Frequently Asked Questions

What is the Presidential Preference Primary (PPP)?

  • The 2016 Presidential Preference Primary Election (PPP) is part of the nominating process in Florida for the United States presidential elections. In the PPP, voters registered with one of Florida’s major political parties express their preference for the presidential candidate they would like to see representing their party on the General Election ballot in November.

    After the PPP, designated political party delegates from Florida formally nominate the preferred presidential candidate at the respective party’s national convention. These national conventions are typically held in July or August. Based on the party rules governing delegate voting procedures, the party decides at the convention which presidential candidate will represent the party on the General Election ballot.

When is the Presidential Preference Primary (PPP)?

  • Florida’s PPP is on March 15, 2016. The deadline for voters to register to vote or update their party affiliation for the PPP was February 16, 2016. Eligible voters can vote in the PPP by mail (absentee), by voting early, or by voting at the polls on Election Day.

Who can vote in the Presidential Preference Primary (PPP)?

  • Florida’s Presidential Preference Primary is a closed-primary election. This means that you must be a registered with one of Florida’s major political parties in order to be eligible to vote for one of the party’s nominees for presidential candidate in the PPP.

    Sometimes local nonpartisan elections are held at the same time as the PPP Election and those races appear on the PPP ballot. In those circumstances, all eligible voters whether they are registered with a party or not can vote for those local races. For further information, please contact your county Supervisor of Elections.

Why are there still names on the 2016 Florida Presidential Preference Primary (PPP) ballot for party candidate nominees who announced in the media that they have “suspended” their campaigns?

  • A “suspended campaign” does not necessarily mean the end of a campaign or mean the same thing as a notice of withdrawal.

    In Florida, major political parties first provide the Department of State with the names of candidate nominees to place on the Presidential Preference Primary (PPP) ballot. For the 2016 PPP, those nominees had until December 14, 2015, to formally withdraw and have their names not placed the ballot. (See Section 103.101(3), Florida Statutes).

    On December 15, 2015, Secretary of State Ken Detzner certified to the Supervisors of Elections the candidate names for the 2016 PPP ballot. The Supervisors of Elections then prepared and printed ballots in order to meet federal and state law deadlines to send absentee ballots to overseas and domestic voters. All names of certified candidate nominees will appear on the PPP ballot.

Do voters get notified if a party candidate nominee officially withdraws from the Presidential Preference Primary (PPP) in Florida?

  • As explained in the previous answers, the deadline for a party candidate nominee to have his or her name removed from Florida’s Presidential Preference Primary (PPP) ballot was December 14, 2015. However, if the Division of Elections were to receive a written notice of withdrawal at this time, Supervisors of Elections may follow recommended guidelines for notice to the voter which are available online here. The Department of State has not received any written notice of withdrawal since the certification deadline.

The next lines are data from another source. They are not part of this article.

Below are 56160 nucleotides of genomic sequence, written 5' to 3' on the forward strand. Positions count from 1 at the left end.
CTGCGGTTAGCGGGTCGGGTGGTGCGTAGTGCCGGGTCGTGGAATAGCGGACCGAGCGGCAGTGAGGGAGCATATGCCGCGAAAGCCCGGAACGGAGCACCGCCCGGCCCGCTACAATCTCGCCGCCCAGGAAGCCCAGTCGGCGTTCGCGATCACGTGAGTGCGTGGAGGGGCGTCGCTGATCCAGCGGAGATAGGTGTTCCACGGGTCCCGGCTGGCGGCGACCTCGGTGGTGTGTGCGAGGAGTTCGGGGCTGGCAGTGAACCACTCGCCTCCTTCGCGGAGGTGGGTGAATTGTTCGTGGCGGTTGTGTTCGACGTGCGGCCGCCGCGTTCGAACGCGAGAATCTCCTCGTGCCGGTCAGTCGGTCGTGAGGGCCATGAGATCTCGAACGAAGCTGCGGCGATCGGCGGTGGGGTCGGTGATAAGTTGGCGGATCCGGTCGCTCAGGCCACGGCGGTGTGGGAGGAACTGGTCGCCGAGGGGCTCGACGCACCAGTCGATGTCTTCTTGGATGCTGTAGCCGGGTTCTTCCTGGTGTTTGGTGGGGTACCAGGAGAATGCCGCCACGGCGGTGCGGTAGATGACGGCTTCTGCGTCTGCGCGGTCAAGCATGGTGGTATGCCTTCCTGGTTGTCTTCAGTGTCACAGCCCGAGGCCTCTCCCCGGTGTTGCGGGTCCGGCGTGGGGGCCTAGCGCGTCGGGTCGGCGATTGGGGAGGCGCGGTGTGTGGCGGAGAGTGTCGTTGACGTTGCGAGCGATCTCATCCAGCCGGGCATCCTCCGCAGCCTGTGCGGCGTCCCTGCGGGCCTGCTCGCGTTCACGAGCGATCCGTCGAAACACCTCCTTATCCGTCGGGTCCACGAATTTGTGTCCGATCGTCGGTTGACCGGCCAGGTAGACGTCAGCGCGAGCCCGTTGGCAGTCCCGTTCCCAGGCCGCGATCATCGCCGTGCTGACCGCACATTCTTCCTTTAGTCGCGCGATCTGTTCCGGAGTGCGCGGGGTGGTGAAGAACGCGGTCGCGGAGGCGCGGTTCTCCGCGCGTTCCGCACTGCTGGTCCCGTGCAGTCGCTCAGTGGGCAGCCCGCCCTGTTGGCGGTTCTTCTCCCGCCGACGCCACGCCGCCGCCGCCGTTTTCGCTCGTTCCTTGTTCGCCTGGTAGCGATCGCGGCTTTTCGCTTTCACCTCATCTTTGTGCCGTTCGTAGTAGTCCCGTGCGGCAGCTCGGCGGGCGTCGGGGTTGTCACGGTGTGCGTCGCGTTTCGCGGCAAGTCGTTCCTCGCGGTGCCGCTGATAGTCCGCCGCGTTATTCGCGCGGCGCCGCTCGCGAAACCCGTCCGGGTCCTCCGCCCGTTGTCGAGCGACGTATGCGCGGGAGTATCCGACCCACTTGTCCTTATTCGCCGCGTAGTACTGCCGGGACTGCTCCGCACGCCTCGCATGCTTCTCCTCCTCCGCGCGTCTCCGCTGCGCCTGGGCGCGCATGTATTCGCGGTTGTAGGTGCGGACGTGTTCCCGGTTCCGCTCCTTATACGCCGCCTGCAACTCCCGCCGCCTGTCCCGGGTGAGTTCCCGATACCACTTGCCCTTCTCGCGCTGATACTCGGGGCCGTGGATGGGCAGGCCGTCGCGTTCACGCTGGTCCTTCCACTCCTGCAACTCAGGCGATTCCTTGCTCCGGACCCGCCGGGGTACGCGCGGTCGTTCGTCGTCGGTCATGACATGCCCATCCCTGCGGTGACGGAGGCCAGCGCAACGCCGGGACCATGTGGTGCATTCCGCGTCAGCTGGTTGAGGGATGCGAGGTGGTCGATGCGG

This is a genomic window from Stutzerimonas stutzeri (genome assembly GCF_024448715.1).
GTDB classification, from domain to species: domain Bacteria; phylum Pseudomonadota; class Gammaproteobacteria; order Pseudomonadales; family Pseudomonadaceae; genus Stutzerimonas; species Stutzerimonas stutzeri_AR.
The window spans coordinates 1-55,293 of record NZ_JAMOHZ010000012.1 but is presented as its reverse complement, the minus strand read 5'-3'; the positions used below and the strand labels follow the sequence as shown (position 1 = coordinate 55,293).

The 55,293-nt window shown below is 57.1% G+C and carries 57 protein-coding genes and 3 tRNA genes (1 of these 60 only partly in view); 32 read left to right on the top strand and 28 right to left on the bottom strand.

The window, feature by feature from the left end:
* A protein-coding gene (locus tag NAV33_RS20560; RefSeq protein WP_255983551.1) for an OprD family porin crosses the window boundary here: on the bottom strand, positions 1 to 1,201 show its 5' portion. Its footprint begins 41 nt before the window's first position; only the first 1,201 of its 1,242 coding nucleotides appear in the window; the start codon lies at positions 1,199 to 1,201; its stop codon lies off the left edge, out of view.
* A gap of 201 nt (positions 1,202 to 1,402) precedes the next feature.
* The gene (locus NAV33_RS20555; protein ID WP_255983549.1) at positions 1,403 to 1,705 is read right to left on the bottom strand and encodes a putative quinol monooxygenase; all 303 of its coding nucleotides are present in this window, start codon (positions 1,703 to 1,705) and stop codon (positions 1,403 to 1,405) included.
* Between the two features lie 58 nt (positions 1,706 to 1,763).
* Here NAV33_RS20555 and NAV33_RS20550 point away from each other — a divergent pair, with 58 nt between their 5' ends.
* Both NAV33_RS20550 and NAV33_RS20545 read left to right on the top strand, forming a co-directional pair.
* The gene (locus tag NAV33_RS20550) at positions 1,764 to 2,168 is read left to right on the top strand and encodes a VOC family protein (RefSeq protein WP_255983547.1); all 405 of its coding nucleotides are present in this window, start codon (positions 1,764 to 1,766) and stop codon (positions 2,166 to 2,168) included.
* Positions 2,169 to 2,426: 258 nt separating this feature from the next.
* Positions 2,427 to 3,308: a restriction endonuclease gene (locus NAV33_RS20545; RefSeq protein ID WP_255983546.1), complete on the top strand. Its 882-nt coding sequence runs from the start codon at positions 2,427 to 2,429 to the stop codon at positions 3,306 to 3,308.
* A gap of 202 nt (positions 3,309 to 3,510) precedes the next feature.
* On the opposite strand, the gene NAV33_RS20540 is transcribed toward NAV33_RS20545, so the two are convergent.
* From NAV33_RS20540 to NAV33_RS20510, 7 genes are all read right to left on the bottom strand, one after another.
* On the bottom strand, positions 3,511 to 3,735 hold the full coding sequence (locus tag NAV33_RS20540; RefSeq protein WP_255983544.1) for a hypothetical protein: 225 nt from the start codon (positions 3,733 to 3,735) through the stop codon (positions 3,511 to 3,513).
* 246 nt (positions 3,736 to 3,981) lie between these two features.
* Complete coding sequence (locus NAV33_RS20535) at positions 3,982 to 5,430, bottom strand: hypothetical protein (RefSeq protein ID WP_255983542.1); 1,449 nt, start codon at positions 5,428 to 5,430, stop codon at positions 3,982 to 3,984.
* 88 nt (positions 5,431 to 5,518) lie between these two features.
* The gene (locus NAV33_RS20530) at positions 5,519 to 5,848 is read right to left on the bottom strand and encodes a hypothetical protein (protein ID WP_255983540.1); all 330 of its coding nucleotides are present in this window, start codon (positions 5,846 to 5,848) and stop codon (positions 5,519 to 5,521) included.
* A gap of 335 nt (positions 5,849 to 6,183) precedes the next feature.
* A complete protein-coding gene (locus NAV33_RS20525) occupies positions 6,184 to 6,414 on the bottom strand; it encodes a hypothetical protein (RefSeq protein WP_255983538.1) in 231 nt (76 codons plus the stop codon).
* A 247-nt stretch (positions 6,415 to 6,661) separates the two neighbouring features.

Do votes cast for party candidate nominees who have suspended their campaigns still get counted?

  • Any votes cast for a party candidate nominee whose name is on the ballot will be counted and reported in the election results.

Can I cast another absentee ballot if I voted for a party candidate nominee who has “suspended” his or her campaign?

  • No. Once a Supervisor of Elections receives a voted absentee ballot it is deemed cast. If you have not yet cast an absentee ballot, please contact your Supervisor of Elections for further information.

Can I change my party affiliation for the Presidential Preference Primary (PPP)?

  • The deadline for voters to register to vote or update their party affiliation to be in effect for the 2016 Presidential Preference Primary was February 16, 2016. For additional information on voter registration in Florida, please click here.

How many registered voters are there in Florida? How many voters are eligible to vote in the Presidential Preference Primary?

  • On February 16, 2016, voter registration books closed for the Presidential Preference Primary election. After the registration deadline, the Division of Elections prepared detailed statistical reports (bookclosing reports) on the number of active registered voters as of February 16, 2016. Since Florida is a closed-primary state, not all active registered voters are able to vote on party races on the Presidential Preference Primary Ballot.

    The statewide book closing numbers for primaries include all active registered voters since additional contests may occur in one or more county jurisdictions for which all voters may be able eligible to vote regardless of party affiliation.

    The bookclosing report for the Presidential Preference Primary shows that there are 12,060,468 total active registered voters in Florida as of February 16, 2016. For additional statistics by county, party affiliation, and race, please click here.

How do I know when my county's election results are final?

  • To check the status of your county's election results reports, click on the "County Reporting Status" in the left-side menu.

How can I download all the Election Results

  • Under the "Downloads" heading in the left-side menu, are a several options for files that can be downloaded.